London-based agency ZAK has worked with clients like New Balance, Fortnum & Mason and hip sneaker company PF Flyers. It has a history of working with brands to resurrect their “coolness.” How do they do it? We asked ZAK chief creative officer Matthew Bennett to try and tell us.
Making your brand cool again. It is impossible.
Sorry. And there will be plenty of people who may write in (please do, writing in is cool) or comment with anomalies, outliers, and exceptions to my rules. But… as a starter for ten, you cannot regain the consumer perception of cool if you went so far to the other end of the coolometer that broadly speaking, your target market perceived that your brand was uncool.
And I’m “air parenthesising” like mad around the words, cool and uncool. Because that’s subjective in itself right? But let’s start this debate somewhere or we’ll get nowhere.
So. IMHO you can be not-cool (which is vastly different to uncool) and then cool à la Barbour, Pabst Blue Ribbon, New Balance, Hunter, Marmite.
Not-cool is not a bad place to start, as evidenced by the rise and rise of those brands. It’s neutral, vanilla, off the radar. But uncool is a much more troubled destination to end up in. It’s a place of strong opinion. Where people care so much about your brand that they actively reject it.
And you can be cool, then uncool and not quite make it back and I’m talking about you Levi’s, Stella Artois, Jaguar, Old Spice.
But…can anyone really be the coolest in their category, then fall hard and fast from grace but make a graceful, meaningful recovery to their previous perch?
I refer you to my previous doom-mongering. No. Nope. Impossible. Never been done. Prove me wrong, I double dare you. And the reason it can’t be done is reasonably simple. Whilst you are there, agency or client, not only fighting fires but papering over cracks, restoring lopsided halos and patching up the wounded, your energy is waning, being diverted from the real task in hand. Because no one becomes uncool overnight. It may be quicker than you imagined but you will spend a lot of time and resource slowing down the decline, arresting it entirely, and then starting the long slog uphill. And all the while, a more agile competitor is racing up on the outside. Innovating, adopting the latest trends, the latest platforms and engaging the real people who make your brand cool (clue; it’s not your marketing team), those people who stopped listening to you the second you started to stop being interesting to them. The Cultural Influencers…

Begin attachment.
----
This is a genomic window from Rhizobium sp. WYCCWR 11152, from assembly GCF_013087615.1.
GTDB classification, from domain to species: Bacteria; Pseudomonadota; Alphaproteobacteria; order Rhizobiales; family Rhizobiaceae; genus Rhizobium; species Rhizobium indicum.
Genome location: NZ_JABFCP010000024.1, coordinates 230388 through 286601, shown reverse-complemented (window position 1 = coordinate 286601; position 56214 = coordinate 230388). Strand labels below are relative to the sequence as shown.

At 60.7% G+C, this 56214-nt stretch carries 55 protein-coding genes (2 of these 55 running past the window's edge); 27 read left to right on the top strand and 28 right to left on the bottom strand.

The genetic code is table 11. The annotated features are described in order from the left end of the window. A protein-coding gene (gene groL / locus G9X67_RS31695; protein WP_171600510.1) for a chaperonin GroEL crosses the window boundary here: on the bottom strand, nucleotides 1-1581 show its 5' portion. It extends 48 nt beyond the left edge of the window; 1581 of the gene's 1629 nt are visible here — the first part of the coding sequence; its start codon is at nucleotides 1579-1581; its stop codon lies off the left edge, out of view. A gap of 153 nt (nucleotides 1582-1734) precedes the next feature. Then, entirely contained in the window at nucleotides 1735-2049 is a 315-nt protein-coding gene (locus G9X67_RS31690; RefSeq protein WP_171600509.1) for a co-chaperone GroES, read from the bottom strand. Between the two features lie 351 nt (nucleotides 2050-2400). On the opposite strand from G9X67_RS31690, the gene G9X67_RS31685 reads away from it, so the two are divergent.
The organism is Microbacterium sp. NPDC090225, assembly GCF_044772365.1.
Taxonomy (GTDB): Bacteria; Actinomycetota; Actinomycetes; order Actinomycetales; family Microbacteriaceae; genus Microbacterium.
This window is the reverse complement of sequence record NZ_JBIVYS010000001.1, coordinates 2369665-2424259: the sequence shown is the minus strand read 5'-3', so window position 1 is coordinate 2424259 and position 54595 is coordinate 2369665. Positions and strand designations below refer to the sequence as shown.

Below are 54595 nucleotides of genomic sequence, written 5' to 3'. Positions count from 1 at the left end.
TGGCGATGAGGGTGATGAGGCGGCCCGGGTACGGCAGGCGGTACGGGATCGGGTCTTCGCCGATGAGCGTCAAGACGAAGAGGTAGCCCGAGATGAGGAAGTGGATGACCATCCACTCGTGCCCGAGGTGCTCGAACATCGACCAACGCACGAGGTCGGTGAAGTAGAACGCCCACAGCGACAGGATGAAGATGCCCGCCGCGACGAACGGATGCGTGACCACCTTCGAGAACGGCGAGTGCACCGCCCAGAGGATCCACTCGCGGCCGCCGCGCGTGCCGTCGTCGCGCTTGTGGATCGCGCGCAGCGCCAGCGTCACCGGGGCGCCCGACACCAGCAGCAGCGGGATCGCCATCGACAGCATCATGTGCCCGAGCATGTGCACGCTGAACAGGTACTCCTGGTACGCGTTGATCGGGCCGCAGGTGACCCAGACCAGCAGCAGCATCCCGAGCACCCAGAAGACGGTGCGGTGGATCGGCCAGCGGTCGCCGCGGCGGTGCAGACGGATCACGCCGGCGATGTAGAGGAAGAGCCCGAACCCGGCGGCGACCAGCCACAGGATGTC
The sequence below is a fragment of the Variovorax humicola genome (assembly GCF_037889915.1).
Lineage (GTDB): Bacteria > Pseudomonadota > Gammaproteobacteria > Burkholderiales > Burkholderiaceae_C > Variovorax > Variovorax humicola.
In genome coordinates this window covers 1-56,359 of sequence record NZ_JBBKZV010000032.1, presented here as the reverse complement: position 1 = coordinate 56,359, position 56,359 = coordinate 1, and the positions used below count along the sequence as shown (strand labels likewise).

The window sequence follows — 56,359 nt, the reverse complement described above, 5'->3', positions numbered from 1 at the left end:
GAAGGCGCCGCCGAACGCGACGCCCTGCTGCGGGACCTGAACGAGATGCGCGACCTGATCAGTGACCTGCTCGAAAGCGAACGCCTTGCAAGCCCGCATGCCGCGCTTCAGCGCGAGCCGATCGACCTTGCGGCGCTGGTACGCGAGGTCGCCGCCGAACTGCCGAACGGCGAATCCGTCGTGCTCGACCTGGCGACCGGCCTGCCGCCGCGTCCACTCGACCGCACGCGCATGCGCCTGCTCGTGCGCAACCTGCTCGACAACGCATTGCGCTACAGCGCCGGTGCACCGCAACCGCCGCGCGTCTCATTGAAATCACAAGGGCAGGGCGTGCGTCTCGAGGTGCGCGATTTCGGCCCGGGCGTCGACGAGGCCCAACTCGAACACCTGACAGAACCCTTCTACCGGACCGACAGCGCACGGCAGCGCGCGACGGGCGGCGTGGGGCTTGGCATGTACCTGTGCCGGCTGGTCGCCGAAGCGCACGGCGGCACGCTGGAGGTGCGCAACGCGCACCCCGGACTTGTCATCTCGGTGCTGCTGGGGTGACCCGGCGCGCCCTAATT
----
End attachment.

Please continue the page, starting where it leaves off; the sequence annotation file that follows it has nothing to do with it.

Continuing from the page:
These are the people and “things” that are connected. And connected in more than the pure followers and likes sense of being connected. They are tuned in to the new and the next because they are responsible for the new and the next. They are making, creating, doing and showing. And once you stopped being new and interesting to them, you stopped riding the cool train.
If you are brilliant, you can be cool and yet mainstream at the same time. Topfilling with content and ideas and NPD and iterations at the cool end of the spectrum and watching all of that lovely newness flow downhill. It takes real effort and vision to do this with any real longevity.
If you are good, you can arrest a decline into uncool and be happy that you were cool once and can now ride a huge and profitable wave of volume sales in my self appointed not-cool category.
If you are not particularly good, you will take your eye off the ball, become complacent and start the slippery, rapidly accelerating descent to brand uncool-dom (again, my piece, my categories, my rules!)
If that happens, but you work hard (and hire brilliant people), you’ll manage to climb out of the Mariana Trench of uncool and regain some pride by investing enormous amounts of time and resource, and patience to re-establish your credentials but I’m sorry, you will never be cool again. That ship has sailed.
So the title of this piece is unapologetically misleading. This is a cautionary tale. One of vigilance, one of vision. Because you need both to keep moving forward. To remain on an onwards and upwards trajectory. You need to retain the hearts and minds of the people who define your brand and its values and communicate for you. Gone are the days of simply broadcasting that you are cool and people having a Pavlovian reaction to your communications. Deference changed to reference years ago. Today’s audience is simply too savvy to believe your hype.
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